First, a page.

This project is read-only.

Should VFSI support intellisense

Jul 11, 2014 at 1:29 AM
Edited Jul 11, 2014 at 1:31 AM
Over in the fsharp data science group there is a very active discussion about whether FSI or VFSI should have intelli-sense. It has morphed somewhat into a discussion about repl's in general. But hey! that's what the inter-webs are for.

I think it would be useful for us to have a discussion about intelli-sense and VFSI. Lets face it, FSI doesn't even have syntax coloring, while I'm thinking about it, it doesn't have code formatting either, oh and a depth colorizer would be usefull too. Hmmm how about implement interface.

In one view of the world it's crazy that we have an editor, with all of these features and yet VFSI is little more than a wrapper around a console app.

What about debugging? should VFSI support that? I can't imagine why you wouldn't want it to ... it makes sense after all.

Then there is replay commands on reset that's good right?

How about a watch window, where I can see the state and perhaps modify it of the current FSI session?

How about intelli-sense into object state, I.e can I use intellisense to list the fields and values of those fields?

What about being able to launch an FSI window that is embedded in VS, and then drawing on it, graphs, pictures, forms, grids!!!!

These are all suggestions that have cropped up internally, but we have never had the time to get to. Now that we are open source let's figure out which ones we can do together as a community.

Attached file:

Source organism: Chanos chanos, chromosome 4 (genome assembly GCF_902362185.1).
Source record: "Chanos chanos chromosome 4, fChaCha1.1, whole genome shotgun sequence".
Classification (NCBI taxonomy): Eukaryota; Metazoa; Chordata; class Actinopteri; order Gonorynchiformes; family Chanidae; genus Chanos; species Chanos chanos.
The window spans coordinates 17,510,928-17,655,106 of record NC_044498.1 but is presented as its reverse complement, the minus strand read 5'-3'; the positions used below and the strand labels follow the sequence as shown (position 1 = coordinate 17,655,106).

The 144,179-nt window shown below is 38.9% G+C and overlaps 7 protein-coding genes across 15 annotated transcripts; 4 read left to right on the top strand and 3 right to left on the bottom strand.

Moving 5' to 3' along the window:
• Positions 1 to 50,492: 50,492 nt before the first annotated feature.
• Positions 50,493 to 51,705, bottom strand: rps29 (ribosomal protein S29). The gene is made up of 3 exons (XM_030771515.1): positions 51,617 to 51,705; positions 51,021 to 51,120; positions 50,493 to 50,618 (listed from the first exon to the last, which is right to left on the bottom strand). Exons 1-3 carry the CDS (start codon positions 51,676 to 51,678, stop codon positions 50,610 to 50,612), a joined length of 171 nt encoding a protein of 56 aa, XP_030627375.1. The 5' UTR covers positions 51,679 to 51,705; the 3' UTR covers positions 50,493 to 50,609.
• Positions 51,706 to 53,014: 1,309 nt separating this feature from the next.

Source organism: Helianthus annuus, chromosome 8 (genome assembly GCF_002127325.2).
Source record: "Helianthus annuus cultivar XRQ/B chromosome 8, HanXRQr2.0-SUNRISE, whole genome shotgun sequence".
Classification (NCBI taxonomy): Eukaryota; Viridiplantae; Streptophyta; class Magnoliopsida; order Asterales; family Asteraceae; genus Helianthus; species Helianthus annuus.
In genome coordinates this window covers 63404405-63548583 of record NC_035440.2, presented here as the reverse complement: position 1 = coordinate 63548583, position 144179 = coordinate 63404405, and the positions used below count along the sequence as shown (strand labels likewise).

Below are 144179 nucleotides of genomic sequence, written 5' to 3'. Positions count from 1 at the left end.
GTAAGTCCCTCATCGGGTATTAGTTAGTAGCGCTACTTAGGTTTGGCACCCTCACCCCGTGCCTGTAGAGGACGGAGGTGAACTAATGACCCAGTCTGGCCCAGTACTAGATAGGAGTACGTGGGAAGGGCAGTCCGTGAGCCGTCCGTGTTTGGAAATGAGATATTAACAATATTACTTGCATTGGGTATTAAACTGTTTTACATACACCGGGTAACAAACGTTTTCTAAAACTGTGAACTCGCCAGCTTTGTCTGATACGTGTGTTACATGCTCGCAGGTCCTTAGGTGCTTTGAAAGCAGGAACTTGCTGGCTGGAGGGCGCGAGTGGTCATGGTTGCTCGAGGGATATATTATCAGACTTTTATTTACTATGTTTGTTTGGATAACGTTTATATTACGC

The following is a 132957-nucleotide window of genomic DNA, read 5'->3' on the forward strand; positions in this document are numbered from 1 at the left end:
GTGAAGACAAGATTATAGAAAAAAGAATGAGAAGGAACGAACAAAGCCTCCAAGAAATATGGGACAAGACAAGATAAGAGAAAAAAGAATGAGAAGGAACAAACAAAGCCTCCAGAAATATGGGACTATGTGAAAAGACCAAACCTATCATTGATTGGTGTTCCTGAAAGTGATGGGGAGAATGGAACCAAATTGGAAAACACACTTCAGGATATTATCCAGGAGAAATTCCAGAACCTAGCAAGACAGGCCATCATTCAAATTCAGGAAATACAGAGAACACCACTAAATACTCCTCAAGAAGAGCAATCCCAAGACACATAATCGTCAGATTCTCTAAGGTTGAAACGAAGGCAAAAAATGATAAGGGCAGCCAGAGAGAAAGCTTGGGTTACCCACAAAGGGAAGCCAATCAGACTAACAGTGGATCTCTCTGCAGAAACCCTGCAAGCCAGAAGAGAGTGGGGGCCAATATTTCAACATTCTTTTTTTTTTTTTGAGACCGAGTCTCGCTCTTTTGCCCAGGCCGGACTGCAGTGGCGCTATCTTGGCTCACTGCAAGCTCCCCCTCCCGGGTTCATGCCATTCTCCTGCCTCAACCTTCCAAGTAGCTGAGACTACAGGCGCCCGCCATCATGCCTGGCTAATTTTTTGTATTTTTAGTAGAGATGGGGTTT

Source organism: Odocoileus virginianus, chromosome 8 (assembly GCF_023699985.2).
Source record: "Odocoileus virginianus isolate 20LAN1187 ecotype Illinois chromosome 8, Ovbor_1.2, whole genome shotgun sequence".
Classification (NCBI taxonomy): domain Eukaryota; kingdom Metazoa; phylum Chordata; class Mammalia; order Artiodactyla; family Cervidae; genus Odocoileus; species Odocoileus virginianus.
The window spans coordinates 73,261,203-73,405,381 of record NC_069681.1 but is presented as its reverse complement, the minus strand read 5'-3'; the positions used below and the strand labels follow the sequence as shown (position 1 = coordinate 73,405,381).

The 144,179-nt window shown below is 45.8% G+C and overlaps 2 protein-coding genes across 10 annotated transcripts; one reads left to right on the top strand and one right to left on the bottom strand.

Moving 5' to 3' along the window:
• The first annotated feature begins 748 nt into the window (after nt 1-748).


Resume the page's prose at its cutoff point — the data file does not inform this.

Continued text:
How do we as a team (that includes the entire fsharp open source community) figure out what to do to make FSI and VFSI a world class tool for doing this kind of stuff. Here on the Microsoft Visual F# team we are eager to help make each of these a reality, but we need help from you to achieve that. What features do you want to make happen, in which order and which ones will you help to achieve?

Kevin Ransom
Jul 11, 2014 at 7:31 AM
Edited Jul 11, 2014 at 7:33 AM
I really don't care much about improving the direct text input of FSI. There are other things I do every day that are painfully slow and I'm much more likely to pop up a new script file and use that instead of fsi directly in any case.

I'd much rather have better visual studio integration. I'd like it if FSI somehow could easily load up the project I'm currently working on, or at least one-click reference the dll (without the file write lock please!). I'd also like it if there was a run-in-fsi test option with the debugger automatically hooked up, even just having a one click hook-to-debugger option would be great.

Following the lead on several current community projects, I'd like it if there were a #N command for pulling in nuget packages. Bonus points if you can set it up to automatically put it in the project references.

Another great thing to have would be an integrated F# unicode rewrite support that makes the operators look nice. Haskell currently has something like this and it's beautiful:
Jul 11, 2014 at 8:15 PM
Edited Jul 11, 2014 at 9:53 PM
I agree, nuget support in FSI is another excellent idea that is often requested, I'm also pretty sure it's not that hard to do, it just needs doing. I would love to see a community proposal for it. I may take a look at it myself, when some of my backlog shrinks, but right now I have a ton on my plate.
Jul 12, 2014 at 12:12 AM
I think syntax highlight and intellisense would be awesome. I played a bit with the Roslyn repl and it's a huge improvement on usage experience.
Jul 14, 2014 at 10:07 AM
I dont think tooltips or completion is needed.

The intent is to write the code in the IDE where you have all these rich features, and send parts of it it to the interactive window for evaluation, it should be read only really.
Jul 14, 2014 at 11:33 PM
An option to disable string and list truncation would be great.

I like to use the REPL as a tool for exploration and experimentation and I think syntax highlighting, code completion, and intellisense would facilitate those ends. The lack of these features has led me to use Sublime Text to experiment using the F# REPL more than Visual Studio.